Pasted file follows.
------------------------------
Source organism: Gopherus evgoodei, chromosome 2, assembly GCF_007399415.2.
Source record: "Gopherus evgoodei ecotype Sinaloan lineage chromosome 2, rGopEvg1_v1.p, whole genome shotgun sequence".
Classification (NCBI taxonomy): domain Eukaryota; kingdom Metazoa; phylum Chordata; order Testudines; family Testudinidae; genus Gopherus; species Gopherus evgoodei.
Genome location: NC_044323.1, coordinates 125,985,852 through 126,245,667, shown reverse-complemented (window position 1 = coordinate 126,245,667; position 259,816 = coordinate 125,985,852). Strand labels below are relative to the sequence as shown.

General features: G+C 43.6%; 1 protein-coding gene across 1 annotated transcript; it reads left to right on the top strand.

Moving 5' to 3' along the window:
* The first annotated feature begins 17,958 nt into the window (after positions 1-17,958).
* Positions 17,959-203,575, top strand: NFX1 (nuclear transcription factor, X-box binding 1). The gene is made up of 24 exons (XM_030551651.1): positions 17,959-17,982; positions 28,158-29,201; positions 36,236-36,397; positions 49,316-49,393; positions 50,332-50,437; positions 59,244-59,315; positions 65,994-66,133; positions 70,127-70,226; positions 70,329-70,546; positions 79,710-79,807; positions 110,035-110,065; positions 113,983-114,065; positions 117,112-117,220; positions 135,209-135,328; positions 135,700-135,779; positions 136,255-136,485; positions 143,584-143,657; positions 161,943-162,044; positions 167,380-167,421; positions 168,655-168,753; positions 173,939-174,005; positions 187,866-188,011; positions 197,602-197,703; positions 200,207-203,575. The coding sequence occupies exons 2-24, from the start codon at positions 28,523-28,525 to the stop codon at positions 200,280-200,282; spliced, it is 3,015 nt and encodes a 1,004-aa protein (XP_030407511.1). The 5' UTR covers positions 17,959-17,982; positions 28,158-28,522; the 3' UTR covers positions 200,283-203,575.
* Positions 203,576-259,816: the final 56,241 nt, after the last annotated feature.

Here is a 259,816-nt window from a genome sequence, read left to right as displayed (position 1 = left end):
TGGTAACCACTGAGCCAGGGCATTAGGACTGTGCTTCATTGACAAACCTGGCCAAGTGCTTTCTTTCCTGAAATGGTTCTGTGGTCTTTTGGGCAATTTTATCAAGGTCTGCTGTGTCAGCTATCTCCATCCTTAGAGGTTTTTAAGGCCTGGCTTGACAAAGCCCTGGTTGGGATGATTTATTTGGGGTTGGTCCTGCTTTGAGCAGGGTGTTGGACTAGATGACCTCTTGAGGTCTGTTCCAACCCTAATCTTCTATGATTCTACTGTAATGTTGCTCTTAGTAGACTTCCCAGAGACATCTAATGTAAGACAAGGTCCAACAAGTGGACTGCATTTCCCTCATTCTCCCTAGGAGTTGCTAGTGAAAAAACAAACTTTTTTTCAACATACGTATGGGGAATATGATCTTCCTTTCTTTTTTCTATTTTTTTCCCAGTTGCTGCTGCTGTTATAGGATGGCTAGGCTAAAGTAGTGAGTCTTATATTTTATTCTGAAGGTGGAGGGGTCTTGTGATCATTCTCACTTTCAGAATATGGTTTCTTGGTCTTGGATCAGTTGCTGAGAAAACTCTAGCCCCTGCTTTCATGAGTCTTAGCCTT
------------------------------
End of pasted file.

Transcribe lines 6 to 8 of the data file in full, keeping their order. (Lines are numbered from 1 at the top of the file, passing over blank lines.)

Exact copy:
Moving 5' to 3' along the window:
* The first annotated feature begins 17,958 nt into the window (after positions 1-17,958).
* Positions 17,959-203,575, top strand: NFX1 (nuclear transcription factor, X-box binding 1). The gene is made up of 24 exons (XM_030551651.1): positions 17,959-17,982; positions 28,158-29,201; positions 36,236-36,397; positions 49,316-49,393; positions 50,332-50,437; positions 59,244-59,315; positions 65,994-66,133; positions 70,127-70,226; positions 70,329-70,546; positions 79,710-79,807; positions 110,035-110,065; positions 113,983-114,065; positions 117,112-117,220; positions 135,209-135,328; positions 135,700-135,779; positions 136,255-136,485; positions 143,584-143,657; positions 161,943-162,044; positions 167,380-167,421; positions 168,655-168,753; positions 173,939-174,005; positions 187,866-188,011; positions 197,602-197,703; positions 200,207-203,575. The coding sequence occupies exons 2-24, from the start codon at positions 28,523-28,525 to the stop codon at positions 200,280-200,282; spliced, it is 3,015 nt and encodes a 1,004-aa protein (XP_030407511.1). The 5' UTR covers positions 17,959-17,982; positions 28,158-28,522; the 3' UTR covers positions 200,283-203,575.